Asploro Journal of Biomedical and Clinical Case Reports
ISSN: 2582-0370
Article Type: Case Report
DOI: 10.36502/2023/ASJBCCR.6326
Asp Biomed Clin Case Rep. 2023 Nov 14;7(1):5-9

Case Study of Pneumothorax in a 27-year-old Male as a Possible Post- COVID 19 Infection Complication

Vince Thomas1iD, Meraj Alam1, Zohaer Muttalib1, Nalin Ranasinghe2, Leonard Ranasinghe3*
1Second year medical students, California Northstate University College of Medicine, USA
2Emergency Medicine Physician, Assistant Clinical Professor, California Northstate University College of Medicine, USA
3Professor of Emergency Medicine and the Director of M4 Class, California Northstate University College of Medicine, USA

Corresponding Author: Leonard Ranasinghe
Address: College of Medicine, California Northstate University, 9700 West Taron Drive, Elk Grove, California 95757, USA.
Received date: 28 October 2023; Accepted date: 06 November 2023; Published date: 14 November 2023

Citation: Thomas V, Alam M, Muttalib Z, Ranasinghe N, Ranasinghe L. Case Study of Pneumothorax in a 27-year-old Male as a Possible Post-COVID 19 Infection Complication. Asp Biomed Clin Case Rep. 2023 Nov 14;7(1):5-9.

Copyright © 2023 Thomas V, Alam M, Muttalib Z, Ranasinghe N, Ranasinghe L. This is an open-access article distributed under the Creative Commons Attribution License, which permits unrestricted use, distribution, and reproduction in any medium provided the original work is properly cited.

Keywords: Pneumothorax, COVID-19, Case Report, Innate Lymphoid Cells


Spontaneous Pneumothorax is a potentially life-threatening condition that is brought on when air makes its way into the pleural spaces resulting in decreased negative pressure between the pleural membranes without trauma or injury occurring. Spontaneous pneumothorax was reported as an adverse complication of severe acute respiratory syndrome brought on by SARS-COV-2. It is thought spontaneous pneumothorax may be a consequence of the breakdown of elastic fibers within the lung tissue. This breakdown is believed to be caused by the body’s own immune response in particular by innate lymphoid cells (ILCs) which have been shown to be elevated in response to intracellular pathogens like viruses, but additional research is needed to clearly state a causal relationship between SARS-CoV-2 and the immune-mediated formation of pneumothorax. Limited studies look at the link between the pathophysiology of Pneumothorax and COVID-19, which is why the patient from this case is of interest. We present a unique case of a 27-year-old male presenting to the Emergency Department complaining of difficulty breathing, chest pain, and fatigue who had prior tested positive for COVID-19. A diagnosis of pneumothorax was made by chest x-ray. In this report, we discuss the pathophysiology, imaging, and management related to pneumothorax and its connection to COVID-19.


Pneumothorax occurs when air enters the pleural spaces, resulting in decreased negative pressure between the pleural membranes [1]. It is usually the result of a disease such as a viral infection or an injury in the vicinity of the lungs and can lead to the collapse of the lungs. Pneumothorax that occurs without an injury is known as spontaneous pneumothorax and is divided into primary and secondary spontaneous pneumothorax based on whether there is underlying lung disease or not [2]. Smokers are at higher risk for pneumothorax, as smoking breaks down type 1 and type 2 alveolar cells which line the alveolar sacs, resulting in the formation of bullae which can burst, thus allowing air to enter the pleural space [3]. This results in various symptoms which are clinically seen, such as chest pain, dyspnea, and absent breathing sounds.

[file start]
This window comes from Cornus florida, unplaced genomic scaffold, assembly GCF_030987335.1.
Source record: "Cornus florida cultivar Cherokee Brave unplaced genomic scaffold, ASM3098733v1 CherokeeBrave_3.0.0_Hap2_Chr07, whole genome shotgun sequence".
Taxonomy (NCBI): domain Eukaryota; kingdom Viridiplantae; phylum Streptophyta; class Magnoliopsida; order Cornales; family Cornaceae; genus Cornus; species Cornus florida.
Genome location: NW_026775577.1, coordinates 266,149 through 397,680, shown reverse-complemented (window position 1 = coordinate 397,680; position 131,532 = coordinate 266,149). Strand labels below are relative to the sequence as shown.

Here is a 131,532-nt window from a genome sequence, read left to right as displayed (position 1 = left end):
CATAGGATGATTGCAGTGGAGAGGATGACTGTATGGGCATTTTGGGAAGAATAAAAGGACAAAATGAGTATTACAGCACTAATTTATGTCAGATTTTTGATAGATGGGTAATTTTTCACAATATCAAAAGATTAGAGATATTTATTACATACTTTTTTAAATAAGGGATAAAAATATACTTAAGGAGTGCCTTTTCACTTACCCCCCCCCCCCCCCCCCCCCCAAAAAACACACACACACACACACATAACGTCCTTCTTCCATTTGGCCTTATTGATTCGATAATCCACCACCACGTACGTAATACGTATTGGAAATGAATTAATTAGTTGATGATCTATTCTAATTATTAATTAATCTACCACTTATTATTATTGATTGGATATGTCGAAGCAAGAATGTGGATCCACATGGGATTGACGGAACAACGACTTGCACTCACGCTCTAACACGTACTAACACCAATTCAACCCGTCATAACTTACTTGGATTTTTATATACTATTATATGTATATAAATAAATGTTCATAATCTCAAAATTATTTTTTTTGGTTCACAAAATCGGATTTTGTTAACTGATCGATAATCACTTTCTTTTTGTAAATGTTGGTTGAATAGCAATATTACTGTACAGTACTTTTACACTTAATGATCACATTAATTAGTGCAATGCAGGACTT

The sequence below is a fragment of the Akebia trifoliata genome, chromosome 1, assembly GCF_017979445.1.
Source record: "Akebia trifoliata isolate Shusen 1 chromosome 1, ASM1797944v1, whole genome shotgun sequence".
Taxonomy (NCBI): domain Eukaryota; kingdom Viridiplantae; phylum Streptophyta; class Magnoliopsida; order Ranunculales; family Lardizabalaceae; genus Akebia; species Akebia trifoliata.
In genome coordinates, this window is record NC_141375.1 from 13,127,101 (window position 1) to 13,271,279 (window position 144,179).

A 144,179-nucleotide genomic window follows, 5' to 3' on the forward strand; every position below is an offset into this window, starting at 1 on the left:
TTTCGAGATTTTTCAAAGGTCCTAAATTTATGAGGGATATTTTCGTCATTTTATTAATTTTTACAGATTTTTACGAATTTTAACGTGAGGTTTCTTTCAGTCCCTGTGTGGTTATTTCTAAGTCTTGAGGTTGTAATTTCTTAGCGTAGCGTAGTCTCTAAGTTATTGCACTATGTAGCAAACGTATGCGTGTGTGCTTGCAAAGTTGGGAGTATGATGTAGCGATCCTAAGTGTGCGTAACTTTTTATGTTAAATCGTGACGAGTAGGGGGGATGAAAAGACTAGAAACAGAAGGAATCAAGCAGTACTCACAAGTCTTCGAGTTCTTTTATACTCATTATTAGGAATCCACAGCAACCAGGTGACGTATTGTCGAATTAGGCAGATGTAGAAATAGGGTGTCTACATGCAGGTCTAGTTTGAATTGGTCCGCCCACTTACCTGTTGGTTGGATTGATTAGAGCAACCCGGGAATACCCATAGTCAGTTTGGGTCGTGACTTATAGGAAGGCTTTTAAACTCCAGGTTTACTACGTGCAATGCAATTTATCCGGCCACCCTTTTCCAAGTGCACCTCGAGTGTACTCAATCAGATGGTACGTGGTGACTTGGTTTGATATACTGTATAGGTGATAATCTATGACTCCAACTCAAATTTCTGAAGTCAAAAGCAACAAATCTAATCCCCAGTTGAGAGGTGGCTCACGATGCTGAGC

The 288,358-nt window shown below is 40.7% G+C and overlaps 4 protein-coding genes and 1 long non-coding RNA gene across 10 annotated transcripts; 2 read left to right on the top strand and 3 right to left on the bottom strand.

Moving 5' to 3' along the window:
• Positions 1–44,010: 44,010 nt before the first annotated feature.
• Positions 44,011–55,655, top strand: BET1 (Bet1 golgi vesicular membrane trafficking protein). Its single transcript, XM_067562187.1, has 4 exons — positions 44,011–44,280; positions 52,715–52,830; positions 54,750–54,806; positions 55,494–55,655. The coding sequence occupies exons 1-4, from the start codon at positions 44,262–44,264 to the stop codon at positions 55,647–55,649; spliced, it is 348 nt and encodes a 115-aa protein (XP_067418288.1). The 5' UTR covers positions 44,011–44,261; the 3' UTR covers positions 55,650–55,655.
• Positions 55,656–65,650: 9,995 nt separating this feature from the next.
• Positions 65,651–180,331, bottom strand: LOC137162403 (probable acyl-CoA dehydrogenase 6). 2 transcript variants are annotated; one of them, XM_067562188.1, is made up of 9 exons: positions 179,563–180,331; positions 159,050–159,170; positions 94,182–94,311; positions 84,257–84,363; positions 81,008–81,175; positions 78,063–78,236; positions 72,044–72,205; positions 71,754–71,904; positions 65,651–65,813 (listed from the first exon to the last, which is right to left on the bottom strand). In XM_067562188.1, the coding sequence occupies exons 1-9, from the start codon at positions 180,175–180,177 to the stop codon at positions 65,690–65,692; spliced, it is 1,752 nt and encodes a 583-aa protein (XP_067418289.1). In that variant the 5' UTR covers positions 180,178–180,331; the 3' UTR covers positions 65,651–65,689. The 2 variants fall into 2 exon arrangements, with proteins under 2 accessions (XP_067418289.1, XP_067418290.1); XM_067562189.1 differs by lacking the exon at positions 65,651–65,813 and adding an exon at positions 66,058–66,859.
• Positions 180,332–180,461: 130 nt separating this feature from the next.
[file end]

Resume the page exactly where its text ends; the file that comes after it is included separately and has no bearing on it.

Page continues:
Although pneumothorax can be diagnosed clinically by physical exam, in stable patients, a chest X-ray or ultrasound is usually used to diagnose pneumothorax [4]. Once the diagnosis is made, respiratory support and in most cases, a chest tube are needed to remove the excess air in the pleural space [5]. If the patient is unstable, which is classified by a respiratory rate greater than 24 breaths per minute and an oxygen saturation less than 90%, the patient will require a needle thoracostomy followed by a chest tube placement, most commonly placed between the 4th and 5th intercostal space, between the anterior and midaxillary lines [6,7]. If left untreated, a pneumothorax in an unstable patient may progress to a life-threatening tension pneumothorax.

SARS-CoV-2 is a coronavirus responsible for Covid-19. It is an enveloped, positive-sense ssRNA coronavirus [8]. The primary mode of transmission for the virus is via exposure to respiratory fluids. The incubation period for the virus may vary between 2 and 14 days and could potentially be shorter with newer variants [9,10]. Other symptoms include loss of taste and/or smell, sore throat, rhinitis, and shortness of breath [12]. The severity of these symptoms can also vary as many patients can be asymptomatic while others experience critical symptoms that can be life-threatening [13].

The virus works via the use of its spike protein which binds to the angiotensin-converting enzyme 2 (ACE2) [14]. ACE2 receptors are located on the surface epithelium of the lungs along with other organs such as the heart, kidneys, and nasopharynx [15]. Following this binding, transmembrane protease serine 2 (TMPRSS2), located on the respiratory endothelium, activates the spike protein which then allows for membrane fusion and uncoating of the viral RNA [14,15]. The primary effects of these mechanisms are seen in the alveolar epithelium leading to the breathing issues commonly associated with COVID-19 [16]. Another effect of this pathophysiology is a dysregulated immune response which can lead to inappropriate activation of the immune system via the release of cytokines such as tumor necrosis factor, Interleukin-1β (IL-1β), and Interleukin-6 (IL-6) which can go on to cause a cytokine storm in some patients that can lead to organ failure and death [17].